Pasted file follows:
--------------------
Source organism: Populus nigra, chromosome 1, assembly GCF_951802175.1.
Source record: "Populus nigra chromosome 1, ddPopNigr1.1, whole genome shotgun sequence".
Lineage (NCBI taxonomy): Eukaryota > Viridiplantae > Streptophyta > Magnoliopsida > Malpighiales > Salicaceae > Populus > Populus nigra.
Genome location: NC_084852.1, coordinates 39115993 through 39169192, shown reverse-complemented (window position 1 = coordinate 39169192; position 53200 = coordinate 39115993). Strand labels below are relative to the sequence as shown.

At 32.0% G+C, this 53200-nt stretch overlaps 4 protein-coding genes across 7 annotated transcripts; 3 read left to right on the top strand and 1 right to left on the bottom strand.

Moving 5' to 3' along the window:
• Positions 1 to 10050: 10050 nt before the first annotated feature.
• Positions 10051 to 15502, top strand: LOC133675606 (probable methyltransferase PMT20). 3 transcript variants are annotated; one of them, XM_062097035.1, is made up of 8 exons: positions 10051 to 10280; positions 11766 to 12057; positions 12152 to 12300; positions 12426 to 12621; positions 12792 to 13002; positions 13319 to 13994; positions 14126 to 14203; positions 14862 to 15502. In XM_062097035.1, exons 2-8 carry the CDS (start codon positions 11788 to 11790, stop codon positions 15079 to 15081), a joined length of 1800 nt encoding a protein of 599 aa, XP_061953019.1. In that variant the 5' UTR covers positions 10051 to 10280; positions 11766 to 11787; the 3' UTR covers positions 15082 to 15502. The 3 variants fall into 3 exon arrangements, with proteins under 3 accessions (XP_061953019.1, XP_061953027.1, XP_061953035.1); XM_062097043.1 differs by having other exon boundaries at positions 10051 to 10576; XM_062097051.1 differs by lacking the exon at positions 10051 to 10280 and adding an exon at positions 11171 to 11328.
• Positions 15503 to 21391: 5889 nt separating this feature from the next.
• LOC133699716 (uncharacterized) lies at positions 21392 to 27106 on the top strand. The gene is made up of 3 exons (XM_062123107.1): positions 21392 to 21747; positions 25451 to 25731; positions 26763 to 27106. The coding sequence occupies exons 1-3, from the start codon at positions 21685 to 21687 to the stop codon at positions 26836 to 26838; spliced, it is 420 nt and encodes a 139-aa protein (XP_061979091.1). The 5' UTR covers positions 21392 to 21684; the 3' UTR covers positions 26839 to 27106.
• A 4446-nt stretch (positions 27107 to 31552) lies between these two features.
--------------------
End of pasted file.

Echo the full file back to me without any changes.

Source organism: Populus nigra, chromosome 1, assembly GCF_951802175.1.
Source record: "Populus nigra chromosome 1, ddPopNigr1.1, whole genome shotgun sequence".
Lineage (NCBI taxonomy): Eukaryota > Viridiplantae > Streptophyta > Magnoliopsida > Malpighiales > Salicaceae > Populus > Populus nigra.
Genome location: NC_084852.1, coordinates 39115993 through 39169192, shown reverse-complemented (window position 1 = coordinate 39169192; position 53200 = coordinate 39115993). Strand labels below are relative to the sequence as shown.

At 32.0% G+C, this 53200-nt stretch overlaps 4 protein-coding genes across 7 annotated transcripts; 3 read left to right on the top strand and 1 right to left on the bottom strand.

Moving 5' to 3' along the window:
• Positions 1 to 10050: 10050 nt before the first annotated feature.
• Positions 10051 to 15502, top strand: LOC133675606 (probable methyltransferase PMT20). 3 transcript variants are annotated; one of them, XM_062097035.1, is made up of 8 exons: positions 10051 to 10280; positions 11766 to 12057; positions 12152 to 12300; positions 12426 to 12621; positions 12792 to 13002; positions 13319 to 13994; positions 14126 to 14203; positions 14862 to 15502. In XM_062097035.1, exons 2-8 carry the CDS (start codon positions 11788 to 11790, stop codon positions 15079 to 15081), a joined length of 1800 nt encoding a protein of 599 aa, XP_061953019.1. In that variant the 5' UTR covers positions 10051 to 10280; positions 11766 to 11787; the 3' UTR covers positions 15082 to 15502. The 3 variants fall into 3 exon arrangements, with proteins under 3 accessions (XP_061953019.1, XP_061953027.1, XP_061953035.1); XM_062097043.1 differs by having other exon boundaries at positions 10051 to 10576; XM_062097051.1 differs by lacking the exon at positions 10051 to 10280 and adding an exon at positions 11171 to 11328.
• Positions 15503 to 21391: 5889 nt separating this feature from the next.
• LOC133699716 (uncharacterized) lies at positions 21392 to 27106 on the top strand. The gene is made up of 3 exons (XM_062123107.1): positions 21392 to 21747; positions 25451 to 25731; positions 26763 to 27106. The coding sequence occupies exons 1-3, from the start codon at positions 21685 to 21687 to the stop codon at positions 26836 to 26838; spliced, it is 420 nt and encodes a 139-aa protein (XP_061979091.1). The 5' UTR covers positions 21392 to 21684; the 3' UTR covers positions 26839 to 27106.
• A 4446-nt stretch (positions 27107 to 31552) lies between these two features.